In the early to mid-nineteenth century United States, the abolitionist movement gained support in the northeast. In the early part of the century, many states reduced the number of capital crimes and built state penitentiaries. In 1834, Pennsylvania became the first state to move executions away from the public by carrying them out in correctional facilities. In 1846, Michigan was the first state to abolish the death penalty for all crimes except treason. Later, Rhode Island and Wisconsin abolished the death penalty for all crimes. By the end of the century, the countries of Venezuela, Portugal, Netherlands, Costa Rica, Brazil, and Ecuador followed suit. While some states began abolishing the death penalty, most held onto it. Some states even made more crimes punishable by death, especially those committed by slaves. In 1838, in an effort to make the death penalty more acceptable to the public, some states began passing laws against mandatory death sentencing, instead enacting discretionary death penalty statutes. The 1838 enactment of discretionary death penalty statutes in Tennessee and later in Alabama were seen as a great reform. This introduction of sentencing discretion in the capital process was perceived as a victory for abolitionists because prior to the enactment of these statutes, all states mandated the death penalty for anyone convicted of a capital crime, regardless of circumstances. With the exception of a small number of rarely committed crimes in a few jurisdictions, all mandatory capital punishment laws were abolished by 1863.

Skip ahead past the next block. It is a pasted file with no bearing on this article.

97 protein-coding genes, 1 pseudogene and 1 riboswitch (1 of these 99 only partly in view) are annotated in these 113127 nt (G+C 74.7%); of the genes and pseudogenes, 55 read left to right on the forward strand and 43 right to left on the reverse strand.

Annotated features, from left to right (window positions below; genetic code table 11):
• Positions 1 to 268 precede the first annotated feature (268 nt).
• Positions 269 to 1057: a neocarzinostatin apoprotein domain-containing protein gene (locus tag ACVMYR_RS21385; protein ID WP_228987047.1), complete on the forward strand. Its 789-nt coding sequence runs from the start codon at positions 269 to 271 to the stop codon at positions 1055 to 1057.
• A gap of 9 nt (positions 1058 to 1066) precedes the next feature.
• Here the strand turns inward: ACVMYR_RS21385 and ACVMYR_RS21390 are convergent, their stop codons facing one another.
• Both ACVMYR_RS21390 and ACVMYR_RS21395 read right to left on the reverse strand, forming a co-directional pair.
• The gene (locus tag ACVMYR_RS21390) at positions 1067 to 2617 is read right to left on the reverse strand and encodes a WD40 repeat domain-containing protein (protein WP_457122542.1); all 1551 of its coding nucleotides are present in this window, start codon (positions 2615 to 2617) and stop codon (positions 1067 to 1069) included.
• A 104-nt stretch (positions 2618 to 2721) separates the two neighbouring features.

During the Civil War, opposition to the death penalty diminished, as more attention was given to the anti-slavery movement. After the war, new developments in the means of executions emerged. In 1888, the electric chair was introduced in the state of New York. In 1890 William Kemmler became the first man executed by electrocution. Other states followed New York and used the electric chair as the primary method of execution.